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Birth: October 21, 1911, McAlester Oklahoma.
Death: July 26, 1978
color stylist and designer
Blair graduated from the Chouinard School of Art which became known as the California School of Watercolor. She wanted to become a fine art watercolorist, but because of the great depression it was not a dream she could achieve. She soon married Lee Blair, and they both began working for Disney in 1934. For the next 37 years she has been working on and off for Disney. She died of a cerebral Hemorrage in July 26, 1978.
During her earlier years born as Mary Browne Robinson. Her family moved to San Jose in 1920. Her family was a very poverty stricken family because of the great depression, however she was always one to strive and become a successful artist. She received a scholarship at Chouinard school of Art and met Lee Everett Blair. The two married March 3, 1934 after they both graduated in 1933. She eventually went back to stay with her parents because of the bleak market industry. She worked as a barmaid until she soon became a cell painter for Ub Iwerks studio.
San Jose State College, Chouinard School of Art in Los Angeles.
Joined the Ub Iwerks studio, went to the Walt Disney Studios in 1940, worked on concept art for the animated feature films, Saludos Amigos and The Three Caballeros. She worked heavily from 1950 to 1953 on color styling for Cinderella, Alice in Wonderland and Peter Pan. Resigned from Disney after Peter Pan to do graphic designes and illustrations for Nabidsco, Pepsodent, Maxwell House, and Beatrice Foods.She also illustrated several Golden Books for publisher Simon and Schuster and she designed Christmas and Easter sets for Radio City Music Hall. Mary soon began working on Walt Disney’s It’s a Small World attraction. 1967 she created mural art for Tomorrow Land’s Adventure Thru Inner Space. In the same year she had also been given credit to the film version of “How to Succeed in Business without Really Trying”.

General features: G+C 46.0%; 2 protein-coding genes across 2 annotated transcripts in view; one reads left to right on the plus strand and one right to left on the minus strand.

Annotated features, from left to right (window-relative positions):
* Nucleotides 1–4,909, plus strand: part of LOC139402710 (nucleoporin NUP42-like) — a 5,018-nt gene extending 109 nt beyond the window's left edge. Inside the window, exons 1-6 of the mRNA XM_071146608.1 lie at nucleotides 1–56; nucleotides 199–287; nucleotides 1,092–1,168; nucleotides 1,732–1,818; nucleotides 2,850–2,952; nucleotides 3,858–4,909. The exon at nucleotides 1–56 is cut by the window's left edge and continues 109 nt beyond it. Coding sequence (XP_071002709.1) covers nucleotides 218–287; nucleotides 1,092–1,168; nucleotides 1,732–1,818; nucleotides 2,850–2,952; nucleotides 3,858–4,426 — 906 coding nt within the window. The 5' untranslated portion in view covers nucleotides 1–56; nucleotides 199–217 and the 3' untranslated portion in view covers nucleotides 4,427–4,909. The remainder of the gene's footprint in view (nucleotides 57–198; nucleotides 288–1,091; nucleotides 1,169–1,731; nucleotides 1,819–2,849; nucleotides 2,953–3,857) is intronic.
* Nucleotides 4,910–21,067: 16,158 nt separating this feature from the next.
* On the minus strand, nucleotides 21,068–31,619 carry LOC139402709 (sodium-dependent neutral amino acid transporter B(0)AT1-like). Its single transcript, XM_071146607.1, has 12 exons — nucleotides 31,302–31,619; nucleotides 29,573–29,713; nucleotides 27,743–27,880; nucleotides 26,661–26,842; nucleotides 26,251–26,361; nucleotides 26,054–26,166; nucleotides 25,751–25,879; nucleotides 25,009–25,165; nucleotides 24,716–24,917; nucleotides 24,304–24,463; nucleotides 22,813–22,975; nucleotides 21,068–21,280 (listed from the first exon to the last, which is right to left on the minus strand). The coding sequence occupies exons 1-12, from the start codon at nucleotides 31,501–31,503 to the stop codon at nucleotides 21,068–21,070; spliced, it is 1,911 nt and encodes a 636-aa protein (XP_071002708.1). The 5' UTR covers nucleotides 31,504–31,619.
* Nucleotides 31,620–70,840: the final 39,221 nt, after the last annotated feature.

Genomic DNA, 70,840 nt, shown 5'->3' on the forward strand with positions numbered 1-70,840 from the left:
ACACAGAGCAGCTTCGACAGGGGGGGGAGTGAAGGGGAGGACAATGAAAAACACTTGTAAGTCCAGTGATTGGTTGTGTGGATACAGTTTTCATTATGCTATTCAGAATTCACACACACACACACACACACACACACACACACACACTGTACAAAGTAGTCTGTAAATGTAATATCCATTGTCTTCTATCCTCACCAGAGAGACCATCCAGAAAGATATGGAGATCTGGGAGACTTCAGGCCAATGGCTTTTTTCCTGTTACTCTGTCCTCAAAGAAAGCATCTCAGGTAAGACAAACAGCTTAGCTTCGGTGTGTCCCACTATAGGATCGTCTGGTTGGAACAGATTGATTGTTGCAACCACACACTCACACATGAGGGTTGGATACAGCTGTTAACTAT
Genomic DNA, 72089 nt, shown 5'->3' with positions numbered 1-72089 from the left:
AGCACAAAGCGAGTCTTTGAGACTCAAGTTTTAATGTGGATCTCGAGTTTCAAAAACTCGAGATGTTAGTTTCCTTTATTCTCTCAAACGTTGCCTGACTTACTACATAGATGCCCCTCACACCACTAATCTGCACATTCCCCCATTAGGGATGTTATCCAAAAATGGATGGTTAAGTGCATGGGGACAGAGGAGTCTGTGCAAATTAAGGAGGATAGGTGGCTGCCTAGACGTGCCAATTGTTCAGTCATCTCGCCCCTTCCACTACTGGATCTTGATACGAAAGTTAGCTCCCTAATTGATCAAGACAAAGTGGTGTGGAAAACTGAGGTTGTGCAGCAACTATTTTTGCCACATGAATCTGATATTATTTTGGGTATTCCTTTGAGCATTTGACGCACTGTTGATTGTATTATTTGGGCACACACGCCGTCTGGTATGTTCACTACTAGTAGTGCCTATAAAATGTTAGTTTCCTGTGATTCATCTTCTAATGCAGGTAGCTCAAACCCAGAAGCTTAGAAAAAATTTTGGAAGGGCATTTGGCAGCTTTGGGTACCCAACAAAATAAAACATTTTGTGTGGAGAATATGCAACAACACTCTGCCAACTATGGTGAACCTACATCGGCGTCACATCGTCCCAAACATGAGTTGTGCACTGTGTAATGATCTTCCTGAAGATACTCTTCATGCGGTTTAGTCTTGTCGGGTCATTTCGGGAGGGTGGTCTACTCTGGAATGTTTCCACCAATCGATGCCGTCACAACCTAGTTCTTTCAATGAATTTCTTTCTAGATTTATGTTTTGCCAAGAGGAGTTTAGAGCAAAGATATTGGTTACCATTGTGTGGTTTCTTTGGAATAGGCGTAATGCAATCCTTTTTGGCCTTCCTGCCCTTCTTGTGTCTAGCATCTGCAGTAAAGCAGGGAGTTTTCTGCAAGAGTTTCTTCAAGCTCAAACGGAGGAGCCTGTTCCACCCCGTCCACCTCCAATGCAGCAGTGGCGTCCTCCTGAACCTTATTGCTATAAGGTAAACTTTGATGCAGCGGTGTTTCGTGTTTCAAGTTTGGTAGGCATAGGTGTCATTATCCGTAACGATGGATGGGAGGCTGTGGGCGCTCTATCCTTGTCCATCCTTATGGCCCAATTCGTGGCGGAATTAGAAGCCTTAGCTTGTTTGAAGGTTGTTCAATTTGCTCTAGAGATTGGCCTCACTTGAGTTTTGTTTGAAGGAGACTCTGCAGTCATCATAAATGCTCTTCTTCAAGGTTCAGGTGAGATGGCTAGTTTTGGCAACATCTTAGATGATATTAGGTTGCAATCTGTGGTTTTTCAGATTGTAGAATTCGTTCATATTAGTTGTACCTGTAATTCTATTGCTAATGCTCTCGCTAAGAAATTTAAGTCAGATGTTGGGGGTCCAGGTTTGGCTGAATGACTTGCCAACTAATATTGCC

Comments On Style
She liked to use flat graphic color to describe her images, using complementary colors and different shades to bring her art work to life.Animator Mark Davis says that Mary’s work is “on par with Matisse”. Frank Thomas notes that “she was the first artist I knew to have different shades of red next to each other”.
Some of Blair’s instructors during her college years such as illustrator Pruett Carter, and Chouinard’s master composition teacher Lawrence Murphy.
Strong willed, confident, child at heart. Mary’s art always showed a soft innocence, which contrasted the dark and dismal mood of the time.
Disney had been informed by the United States office of the Co-ordinater of Inter-American Affairs to make films as part of the U.S. “Good Neighbor” policy with South America. So Mary and Lee Blair went to South America, which is where she developed her style of bright whimsical colors with a flat graphic style.
Mary Blair, even though loved by Walt Disney and many other Disney animators, was often at odds with the artists because of her not so film ready style. The animators tended to have a difficult time trying to keep her flat non- realistic style, while remaining with their more realistic Disney characters.
The Three Caballeros -1944 (art supervisor)
Peter Pan -1953 (color and styling)
Lake Titicaca -1955 (color and styling)
The Legend of Sleepy Hollow -1958 (color stylist)
Honored as a Disney Legend in 1991
Winsor McCay Award from ASIFA-Hollywood in 1996
Contributors To This Listing
Ulysses Albert III
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